Mudcat Café message #3215124 The Mudcat Café TM
Thread #137551   Message #3215124
Posted By: Banjiman
30-Aug-11 - 10:03 AM
Thread Name: Wendy Arrowsmith new CD- May 2011
Subject: RE: Wendy Arrowsmith new CD- May 2011
Here's one from Northern Sky:

(What are Ganaches anyway? Not a word you see in CD reviews very often!!)

Is there a better subject for an opening song on a record than chocolate? Sweeter by the Day incorporates a delicious chorus, where we are encouraged to dip our dreams in chocolate in order for them to grow sweeter by the day, which is all well and good until we discover the song's real message, a lament for those affected by chocolate factory closures, sadly gone the same way as all our other industries.

Glasgow-born singer-songwriter Wendy Arrowsmith follows her previous albums NOW THEN? (2007) and SEEDS OF FOOLS (2009), with a new collection of songs, some self-penned, others traditional or arrangements of contemporary songs, but each with a distinctly traditional feel. The mood of the album is maintained by a handful of choice musicians and singers including one of the busiest musicians on the folk scene Katriona Gilmore who plays fiddle, viola, mandolin and provides some backing vocals, along with Marjorie Paterson on cello, Will Pound on harmonica, John Bushby on whistle and pipes, Caroline Bushby on harp, Malcolm Bushby on fiddle, P.J. Wright on slide guitar, Sarah McQuaid providing vocal harmonies on a couple of songs, Harry Scurfield on concertina, Roy Schneider on mandolin, Jude Rees on soprano sax, Paul Arrowsmith on banjo and Gerry McNeice on double bass and tenor guitar, who also produces.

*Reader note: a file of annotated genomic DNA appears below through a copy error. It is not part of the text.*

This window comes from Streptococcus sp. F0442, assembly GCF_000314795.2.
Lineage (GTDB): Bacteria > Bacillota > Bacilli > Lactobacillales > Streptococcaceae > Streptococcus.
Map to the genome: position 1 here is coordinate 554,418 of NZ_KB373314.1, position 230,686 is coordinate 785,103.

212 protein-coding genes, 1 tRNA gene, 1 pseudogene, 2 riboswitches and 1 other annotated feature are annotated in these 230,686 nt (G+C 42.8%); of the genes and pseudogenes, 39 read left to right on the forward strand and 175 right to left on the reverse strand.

One or two songs here have come from the tradition taking the shortest route, The Southern Girl's Reply for instance, which was learned from the singing of Jeff Warner, whose mother collected the song, which was originally a poem set to a Civil War marching tune. The American feel is highlighted by Paul's banjo picking. Wendy's own songs are imbued with a strong sense of the past and are likely to be mistaken for traditional songs, Riding Officer and The Lass O' Gowrie for instance. Wendy also wanders effortlessly into gospel territory with the engaging Moody's Waltz, referencing Charles E Moody's gospel standard Drifting Too Far From the Shore. There is a bonus track tagged on to the end, The Visitor, which brings the sea faring folk of North Yorkshire's coastline vividly to life, incorporating a good strong shanty chorus; an ideal chorus for those currently preparing for Whitby Folk Week.

With informative sleeve notes and lyrics, bound in a handsomely designed booklet, LIFE, LOVE AND CHOCOLATE should be taken with a nice cup of tea and of course, a selection of soft and creamy truffles with highly lickable ganaches.

Allan Wilkinson
Northern Sky